Nicholas Wheatley

If you have experienced poor complaint handling by the PHSO then join us to fight for change at

How many people actually make complaints about the way the PHSO have handled their case?

We don’t actually know the answer to this question because people complain in many different ways. 

Some people complain to their MPs, especially if the MP has been involved in their complaint, as is necessary for non-NHS complaints. But people also involve their MPs in their complaints about the NHS, especially when the PHSO mishandle the complaint, as often happens. However MPs tend to lose interest very quickly after receiving complaints about the PHSO, once they discover that there is nothing they can do.

Others make service complaints to the PHSO. A Freedom of Information request from PHSOtheFACTS in 2019 revealed that there were 1,013 service complaints in 2017-18 with 355 upheld, and 212 service complaints in 2018-19 with 147 upheld. The decrease in the number of complaints may have more to do with changes to their process than with an increase in customer satisfaction.

Still others request reviews of the way their complaints have been handled but do not lodge a service complaint. A review request implies dissatisfaction with case handling. On page 44 of the 2019-20 PHSO Annual Report it states that the PHSO carried out 1,199 reviews of decisions in 2018-19 and 942 reviews of decisions in 2019-20. There are likely to have been more actual requests for reviews than these figures suggest as not all requests for reviews translate into actual reviews.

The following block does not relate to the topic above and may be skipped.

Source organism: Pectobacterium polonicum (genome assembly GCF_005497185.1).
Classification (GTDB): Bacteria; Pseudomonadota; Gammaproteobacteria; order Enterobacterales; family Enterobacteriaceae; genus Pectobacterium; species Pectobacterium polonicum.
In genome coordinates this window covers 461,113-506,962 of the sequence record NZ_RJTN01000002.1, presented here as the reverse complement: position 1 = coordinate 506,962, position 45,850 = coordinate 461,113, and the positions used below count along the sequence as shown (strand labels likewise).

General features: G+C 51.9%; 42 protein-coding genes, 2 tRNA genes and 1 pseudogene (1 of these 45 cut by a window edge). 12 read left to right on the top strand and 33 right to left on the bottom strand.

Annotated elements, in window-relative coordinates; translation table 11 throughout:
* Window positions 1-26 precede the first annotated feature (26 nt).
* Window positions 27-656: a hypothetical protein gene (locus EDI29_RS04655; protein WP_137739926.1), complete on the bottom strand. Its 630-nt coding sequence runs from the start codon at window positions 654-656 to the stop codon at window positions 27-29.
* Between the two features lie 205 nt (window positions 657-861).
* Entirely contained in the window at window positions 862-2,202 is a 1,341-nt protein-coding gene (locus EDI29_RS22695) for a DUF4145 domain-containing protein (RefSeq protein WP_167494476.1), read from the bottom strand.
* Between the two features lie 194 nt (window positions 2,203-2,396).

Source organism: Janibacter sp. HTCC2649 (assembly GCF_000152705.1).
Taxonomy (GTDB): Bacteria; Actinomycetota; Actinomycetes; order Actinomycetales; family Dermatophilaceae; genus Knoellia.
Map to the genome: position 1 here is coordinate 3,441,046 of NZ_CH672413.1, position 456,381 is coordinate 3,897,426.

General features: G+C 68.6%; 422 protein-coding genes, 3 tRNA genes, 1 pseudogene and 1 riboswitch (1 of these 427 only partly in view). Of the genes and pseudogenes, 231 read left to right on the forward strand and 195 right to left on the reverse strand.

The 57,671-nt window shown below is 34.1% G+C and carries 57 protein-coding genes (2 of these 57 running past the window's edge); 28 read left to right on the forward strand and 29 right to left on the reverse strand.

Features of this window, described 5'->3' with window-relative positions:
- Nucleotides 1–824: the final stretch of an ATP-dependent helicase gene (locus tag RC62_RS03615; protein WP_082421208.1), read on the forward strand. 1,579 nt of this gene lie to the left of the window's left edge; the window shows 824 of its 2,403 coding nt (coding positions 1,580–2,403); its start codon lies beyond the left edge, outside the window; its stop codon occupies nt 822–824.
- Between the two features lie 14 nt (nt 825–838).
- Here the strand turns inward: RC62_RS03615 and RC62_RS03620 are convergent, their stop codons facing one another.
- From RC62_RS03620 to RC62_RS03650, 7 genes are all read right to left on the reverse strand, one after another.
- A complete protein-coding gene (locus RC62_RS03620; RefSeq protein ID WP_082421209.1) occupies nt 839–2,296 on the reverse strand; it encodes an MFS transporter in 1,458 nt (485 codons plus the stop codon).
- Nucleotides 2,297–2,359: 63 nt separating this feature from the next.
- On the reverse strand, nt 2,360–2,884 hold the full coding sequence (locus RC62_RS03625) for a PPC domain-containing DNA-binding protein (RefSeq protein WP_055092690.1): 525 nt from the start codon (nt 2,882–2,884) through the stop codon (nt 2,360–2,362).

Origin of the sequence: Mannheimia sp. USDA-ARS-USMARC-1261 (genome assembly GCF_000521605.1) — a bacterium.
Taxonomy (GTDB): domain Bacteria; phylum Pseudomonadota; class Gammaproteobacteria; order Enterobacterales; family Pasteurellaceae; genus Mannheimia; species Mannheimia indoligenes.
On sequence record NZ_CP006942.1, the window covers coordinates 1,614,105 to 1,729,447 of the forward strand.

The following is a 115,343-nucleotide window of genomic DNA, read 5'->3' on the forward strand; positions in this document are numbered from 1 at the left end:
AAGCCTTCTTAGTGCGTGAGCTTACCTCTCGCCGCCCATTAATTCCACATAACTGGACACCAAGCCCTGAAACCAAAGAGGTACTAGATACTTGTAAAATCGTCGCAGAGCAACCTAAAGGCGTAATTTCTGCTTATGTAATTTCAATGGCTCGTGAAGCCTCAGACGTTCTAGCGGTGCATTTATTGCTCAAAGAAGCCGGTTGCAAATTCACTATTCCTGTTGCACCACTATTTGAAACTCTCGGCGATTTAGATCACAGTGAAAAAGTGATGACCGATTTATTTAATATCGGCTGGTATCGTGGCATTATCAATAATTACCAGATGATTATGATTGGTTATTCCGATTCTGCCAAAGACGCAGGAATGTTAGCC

Another way in which people complain about the way their case was handled is by submitting evidence to the annual scrutiny of the PHSO by the Public Administration and Constitutional Affairs Committee (PACAC). People spend long hours writing out the details of the dreadful service they have received at the hands of the PHSO but sadly this evidence is almost always ignored. 41 written submissions were made to PACAC for the 2020-21 scrutiny of which 26 were published. Of these, 19 were submissions made by members of the public.

Still other people complain directly to PACAC. The Committee does not reveal how many complaints about the PHSO it receives. However, in the 2020-21 scrutiny report PACAC did reveal that they

“…receive a significant amount of correspondence from the public, much of it negative”.

The report then proceeds to speculate, without evidence, that,

“any feedback giving praise or alternative positive views are sent directly to the PHSO, or posted in different form, rather than being provided directly to the Committee”.

Such is the standard of so-called “scrutiny” by PACAC!

Details of “feedback giving praise” are difficult to find but a Freedom of Information request by PHSOtheFACTS in 2017 revealed that in 2016-17 the PHSO received 3,306 feedback request of which just 8 were recorded as compliments.